Obaid - surely the pitch color can't change. And if the wearing off the pink makes it red, then the issue of visibility comes back again.

    Nazhar - LOL! Hilarious comment on the breast cancer awareness. That way, cricketers create AIDS awareness with the every test match ;-)

  23. Miriam said...
     

    Re the pink dressing rooms - I wish I could find the article I read about this, because it was really interesting. It was about whether colours have intrinsic connotations or whether it's all just "society" imposing pink on girls and blue on boys.

    I like the idea of a pink ball, but maybe it's just because I quite like pink. And maybe I like pink because I'm female. Or maybe I have been conditioned to like pink! Gaah.

    To end on an actual cricketing note, I think the scientists are looking into a way of making the colour stay in the ball even as it gets scuffed up.

  24. Q said...
     

    Miriam - Interesting thought about the society imposing pink on females and blue on the men and I think that is exactly why the sight of a Shoaib Akhtar or a Brett Lee with a pink ball in hand seems, for the lack of a better word, unmanly.

    Your right, the cricket administrators are using scientists to come up with a colour on a ball that won't disintegrate near the end overs of an innings. The red ball doesn't face that problem, but the white one does and that is the main reason why white balls are not used in test cricket - they can't last 50, how will they last 80.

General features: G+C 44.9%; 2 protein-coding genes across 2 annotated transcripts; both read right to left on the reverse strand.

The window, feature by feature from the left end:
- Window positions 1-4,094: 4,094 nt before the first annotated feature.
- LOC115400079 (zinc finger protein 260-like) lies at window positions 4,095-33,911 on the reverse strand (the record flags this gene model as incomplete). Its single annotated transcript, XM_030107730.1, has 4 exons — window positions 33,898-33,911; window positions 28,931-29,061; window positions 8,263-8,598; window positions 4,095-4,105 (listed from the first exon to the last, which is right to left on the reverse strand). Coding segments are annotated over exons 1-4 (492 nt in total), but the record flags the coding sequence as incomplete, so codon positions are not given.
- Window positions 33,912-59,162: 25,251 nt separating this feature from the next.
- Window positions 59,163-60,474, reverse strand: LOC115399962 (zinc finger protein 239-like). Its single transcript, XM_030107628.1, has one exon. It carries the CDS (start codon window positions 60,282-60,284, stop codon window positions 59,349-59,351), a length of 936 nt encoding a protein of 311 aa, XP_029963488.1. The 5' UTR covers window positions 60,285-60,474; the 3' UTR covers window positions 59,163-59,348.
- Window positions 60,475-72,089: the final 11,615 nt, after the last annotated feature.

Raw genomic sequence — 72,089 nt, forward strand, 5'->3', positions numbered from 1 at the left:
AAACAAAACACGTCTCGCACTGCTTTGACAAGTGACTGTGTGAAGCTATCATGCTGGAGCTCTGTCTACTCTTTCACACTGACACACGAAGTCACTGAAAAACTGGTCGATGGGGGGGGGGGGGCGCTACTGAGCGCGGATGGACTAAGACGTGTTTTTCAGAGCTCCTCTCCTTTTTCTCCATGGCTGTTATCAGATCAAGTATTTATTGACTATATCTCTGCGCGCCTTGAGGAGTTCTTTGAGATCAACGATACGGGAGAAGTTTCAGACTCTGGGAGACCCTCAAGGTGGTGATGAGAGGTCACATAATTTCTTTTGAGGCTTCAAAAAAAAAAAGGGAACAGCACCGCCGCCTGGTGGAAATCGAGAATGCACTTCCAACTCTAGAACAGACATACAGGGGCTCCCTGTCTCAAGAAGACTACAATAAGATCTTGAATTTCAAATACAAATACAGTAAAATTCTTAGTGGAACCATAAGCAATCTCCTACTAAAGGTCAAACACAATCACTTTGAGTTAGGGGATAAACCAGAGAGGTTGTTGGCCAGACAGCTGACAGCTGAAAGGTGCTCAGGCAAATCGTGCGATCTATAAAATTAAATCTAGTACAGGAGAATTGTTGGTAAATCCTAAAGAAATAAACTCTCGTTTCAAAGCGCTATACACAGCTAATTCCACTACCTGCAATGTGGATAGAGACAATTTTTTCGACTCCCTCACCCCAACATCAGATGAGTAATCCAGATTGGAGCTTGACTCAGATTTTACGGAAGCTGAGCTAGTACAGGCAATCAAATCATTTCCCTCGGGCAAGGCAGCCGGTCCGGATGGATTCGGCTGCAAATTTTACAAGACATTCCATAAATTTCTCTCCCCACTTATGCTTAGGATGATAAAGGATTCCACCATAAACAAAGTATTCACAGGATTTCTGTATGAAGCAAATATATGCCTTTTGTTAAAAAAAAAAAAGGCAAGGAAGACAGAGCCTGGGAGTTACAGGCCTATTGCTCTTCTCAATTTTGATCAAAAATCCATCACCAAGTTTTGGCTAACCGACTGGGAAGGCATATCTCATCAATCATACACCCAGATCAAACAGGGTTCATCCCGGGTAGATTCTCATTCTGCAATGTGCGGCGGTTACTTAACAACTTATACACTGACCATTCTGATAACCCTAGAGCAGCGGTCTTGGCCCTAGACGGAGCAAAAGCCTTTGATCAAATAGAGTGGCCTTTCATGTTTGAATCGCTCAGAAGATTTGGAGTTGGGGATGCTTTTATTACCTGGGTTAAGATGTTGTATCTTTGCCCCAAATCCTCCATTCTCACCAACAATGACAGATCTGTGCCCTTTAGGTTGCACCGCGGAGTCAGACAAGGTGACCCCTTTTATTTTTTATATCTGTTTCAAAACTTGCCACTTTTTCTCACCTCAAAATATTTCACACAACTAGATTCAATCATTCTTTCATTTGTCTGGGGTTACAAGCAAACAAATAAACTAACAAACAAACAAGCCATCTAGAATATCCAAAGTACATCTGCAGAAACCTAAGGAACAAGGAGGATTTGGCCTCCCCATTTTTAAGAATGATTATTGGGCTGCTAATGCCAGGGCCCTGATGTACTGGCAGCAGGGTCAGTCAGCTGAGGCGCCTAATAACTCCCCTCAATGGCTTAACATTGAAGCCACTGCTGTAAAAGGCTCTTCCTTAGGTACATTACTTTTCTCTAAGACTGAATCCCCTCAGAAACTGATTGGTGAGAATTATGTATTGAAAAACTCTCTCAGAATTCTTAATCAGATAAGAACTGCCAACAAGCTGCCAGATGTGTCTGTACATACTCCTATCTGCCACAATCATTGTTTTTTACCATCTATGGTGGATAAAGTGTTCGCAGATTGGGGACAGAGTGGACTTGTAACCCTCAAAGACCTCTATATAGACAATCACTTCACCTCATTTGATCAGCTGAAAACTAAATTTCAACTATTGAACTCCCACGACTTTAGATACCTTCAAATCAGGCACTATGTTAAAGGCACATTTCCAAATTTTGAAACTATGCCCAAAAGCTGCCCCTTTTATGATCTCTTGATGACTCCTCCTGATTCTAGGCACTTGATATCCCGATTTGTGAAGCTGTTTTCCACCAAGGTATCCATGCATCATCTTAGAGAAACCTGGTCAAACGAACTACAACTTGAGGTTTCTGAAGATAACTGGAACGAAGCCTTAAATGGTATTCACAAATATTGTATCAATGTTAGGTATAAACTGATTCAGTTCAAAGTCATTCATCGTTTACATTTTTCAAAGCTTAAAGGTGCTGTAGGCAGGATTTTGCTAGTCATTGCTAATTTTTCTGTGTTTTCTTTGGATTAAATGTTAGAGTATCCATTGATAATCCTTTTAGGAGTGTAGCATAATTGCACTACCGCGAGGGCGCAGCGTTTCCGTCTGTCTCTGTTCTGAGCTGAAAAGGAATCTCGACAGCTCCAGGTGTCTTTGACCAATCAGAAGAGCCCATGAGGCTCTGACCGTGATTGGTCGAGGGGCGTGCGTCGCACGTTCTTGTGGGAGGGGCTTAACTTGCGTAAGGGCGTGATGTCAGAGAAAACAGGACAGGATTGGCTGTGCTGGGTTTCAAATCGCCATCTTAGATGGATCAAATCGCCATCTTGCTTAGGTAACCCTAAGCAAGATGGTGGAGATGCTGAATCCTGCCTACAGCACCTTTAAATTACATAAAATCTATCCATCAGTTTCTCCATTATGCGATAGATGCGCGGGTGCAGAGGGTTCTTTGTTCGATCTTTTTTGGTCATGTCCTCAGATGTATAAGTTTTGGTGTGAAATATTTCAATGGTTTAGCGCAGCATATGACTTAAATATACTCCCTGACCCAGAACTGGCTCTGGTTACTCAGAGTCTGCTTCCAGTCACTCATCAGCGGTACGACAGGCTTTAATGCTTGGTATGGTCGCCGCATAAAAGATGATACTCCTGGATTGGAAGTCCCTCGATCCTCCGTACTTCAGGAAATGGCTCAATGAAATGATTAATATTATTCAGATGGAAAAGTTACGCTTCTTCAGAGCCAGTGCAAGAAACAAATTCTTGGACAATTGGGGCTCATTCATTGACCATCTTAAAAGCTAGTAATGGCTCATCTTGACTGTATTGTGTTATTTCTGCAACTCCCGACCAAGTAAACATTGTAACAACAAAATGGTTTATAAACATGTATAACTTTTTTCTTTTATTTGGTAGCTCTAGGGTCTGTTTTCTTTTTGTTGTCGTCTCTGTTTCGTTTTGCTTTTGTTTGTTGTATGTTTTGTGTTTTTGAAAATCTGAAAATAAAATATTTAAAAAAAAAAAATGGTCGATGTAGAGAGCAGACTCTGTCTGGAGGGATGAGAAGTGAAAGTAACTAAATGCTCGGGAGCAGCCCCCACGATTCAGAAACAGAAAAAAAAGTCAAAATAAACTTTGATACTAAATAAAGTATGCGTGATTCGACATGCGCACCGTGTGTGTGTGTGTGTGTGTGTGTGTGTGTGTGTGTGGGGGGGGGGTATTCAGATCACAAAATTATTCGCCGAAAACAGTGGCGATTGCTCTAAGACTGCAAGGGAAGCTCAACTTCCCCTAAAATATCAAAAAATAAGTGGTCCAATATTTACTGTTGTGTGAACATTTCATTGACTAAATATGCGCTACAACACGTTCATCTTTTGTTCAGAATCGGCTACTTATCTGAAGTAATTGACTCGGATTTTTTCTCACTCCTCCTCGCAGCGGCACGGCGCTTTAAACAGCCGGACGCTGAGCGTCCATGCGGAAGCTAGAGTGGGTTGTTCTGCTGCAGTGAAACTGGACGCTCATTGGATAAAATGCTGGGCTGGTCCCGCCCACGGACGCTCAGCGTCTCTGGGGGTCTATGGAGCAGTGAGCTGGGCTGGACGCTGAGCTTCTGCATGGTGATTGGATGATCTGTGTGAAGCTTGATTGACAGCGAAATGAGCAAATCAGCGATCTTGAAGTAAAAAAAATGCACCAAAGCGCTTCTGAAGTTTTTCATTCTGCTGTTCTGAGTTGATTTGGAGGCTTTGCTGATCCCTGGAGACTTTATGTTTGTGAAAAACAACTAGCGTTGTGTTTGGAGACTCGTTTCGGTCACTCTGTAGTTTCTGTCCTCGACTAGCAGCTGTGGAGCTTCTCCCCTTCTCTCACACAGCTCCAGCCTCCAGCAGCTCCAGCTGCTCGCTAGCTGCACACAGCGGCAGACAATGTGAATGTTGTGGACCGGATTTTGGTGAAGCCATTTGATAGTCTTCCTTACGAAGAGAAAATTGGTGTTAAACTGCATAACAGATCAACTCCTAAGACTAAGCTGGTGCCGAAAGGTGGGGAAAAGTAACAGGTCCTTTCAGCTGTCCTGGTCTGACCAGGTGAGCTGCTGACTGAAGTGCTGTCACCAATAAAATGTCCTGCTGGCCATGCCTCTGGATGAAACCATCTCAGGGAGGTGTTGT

I'm just a bit taken aback that the scientists came up with pink when it could have been light blue, orange, or anything else.

  25. Ottayan said...
     

    More than the players and spectators, a pink ball can be easily sighted on TV against any background.

  26. Miriam said...
     

    Y, I think they found orange didn't work on TV / under lights and that it looked like a comet trail.

    I would have liked to have witnessed the thought process that led to the ball being trialled by women. "Now, let's see, who to try out this pretty pink ball. Look at how pretty and pink it is. I know! Women! They like pink, don't they?".

  27. Q said...
     

    Yep, women like pink, but I don't know whose brainwave it was to use a pink ball in womens matches..

    As for the Orange being comet like, I remember reading that somewhere.

    Ottayan - How do u know pink is easily sighted on TV - have u seen any match on TV using a pink one?

  28. Obaid said...